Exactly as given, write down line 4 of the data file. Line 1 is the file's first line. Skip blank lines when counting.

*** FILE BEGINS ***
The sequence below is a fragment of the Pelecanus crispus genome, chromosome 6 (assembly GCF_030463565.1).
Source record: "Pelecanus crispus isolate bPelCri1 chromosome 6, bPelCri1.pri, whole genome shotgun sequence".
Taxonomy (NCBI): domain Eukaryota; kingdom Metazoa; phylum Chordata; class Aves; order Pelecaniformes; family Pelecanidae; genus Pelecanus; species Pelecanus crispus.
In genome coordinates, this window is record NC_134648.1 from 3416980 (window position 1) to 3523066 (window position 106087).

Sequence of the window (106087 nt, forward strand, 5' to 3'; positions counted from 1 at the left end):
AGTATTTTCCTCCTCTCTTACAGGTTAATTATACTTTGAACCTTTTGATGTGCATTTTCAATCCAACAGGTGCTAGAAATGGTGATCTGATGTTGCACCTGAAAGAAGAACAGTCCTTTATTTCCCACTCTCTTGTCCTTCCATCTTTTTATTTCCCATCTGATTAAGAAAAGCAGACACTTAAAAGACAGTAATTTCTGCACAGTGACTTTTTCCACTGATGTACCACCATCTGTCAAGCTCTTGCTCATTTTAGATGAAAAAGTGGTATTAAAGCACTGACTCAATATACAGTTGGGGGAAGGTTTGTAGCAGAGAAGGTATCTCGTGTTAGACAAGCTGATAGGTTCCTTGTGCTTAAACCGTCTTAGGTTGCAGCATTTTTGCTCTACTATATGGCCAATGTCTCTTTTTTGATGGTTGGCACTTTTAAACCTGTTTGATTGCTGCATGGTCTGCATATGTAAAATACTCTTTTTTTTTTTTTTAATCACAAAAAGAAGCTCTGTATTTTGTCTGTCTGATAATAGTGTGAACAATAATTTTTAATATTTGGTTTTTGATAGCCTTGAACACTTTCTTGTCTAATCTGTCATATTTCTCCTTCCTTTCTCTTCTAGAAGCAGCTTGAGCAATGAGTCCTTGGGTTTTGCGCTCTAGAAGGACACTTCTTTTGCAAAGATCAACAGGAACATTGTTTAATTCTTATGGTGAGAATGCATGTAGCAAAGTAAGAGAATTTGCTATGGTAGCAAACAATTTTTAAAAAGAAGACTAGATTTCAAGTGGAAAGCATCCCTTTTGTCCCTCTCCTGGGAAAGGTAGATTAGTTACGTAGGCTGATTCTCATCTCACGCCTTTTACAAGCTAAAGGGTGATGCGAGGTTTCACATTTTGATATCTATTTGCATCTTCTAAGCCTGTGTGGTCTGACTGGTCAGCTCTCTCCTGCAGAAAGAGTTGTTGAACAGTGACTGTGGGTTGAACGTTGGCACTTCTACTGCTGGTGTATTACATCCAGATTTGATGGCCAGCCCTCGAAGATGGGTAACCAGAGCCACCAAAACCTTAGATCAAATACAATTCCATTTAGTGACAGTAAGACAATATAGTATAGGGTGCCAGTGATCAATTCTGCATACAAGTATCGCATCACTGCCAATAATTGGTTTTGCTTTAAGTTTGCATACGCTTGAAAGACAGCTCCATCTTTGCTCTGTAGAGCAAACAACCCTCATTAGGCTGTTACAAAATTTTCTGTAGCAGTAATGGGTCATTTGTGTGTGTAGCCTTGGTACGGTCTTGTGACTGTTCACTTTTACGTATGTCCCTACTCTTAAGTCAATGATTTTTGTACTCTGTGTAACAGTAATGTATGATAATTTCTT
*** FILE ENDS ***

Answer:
In genome coordinates, this window is record NC_134648.1 from 3416980 (window position 1) to 3523066 (window position 106087).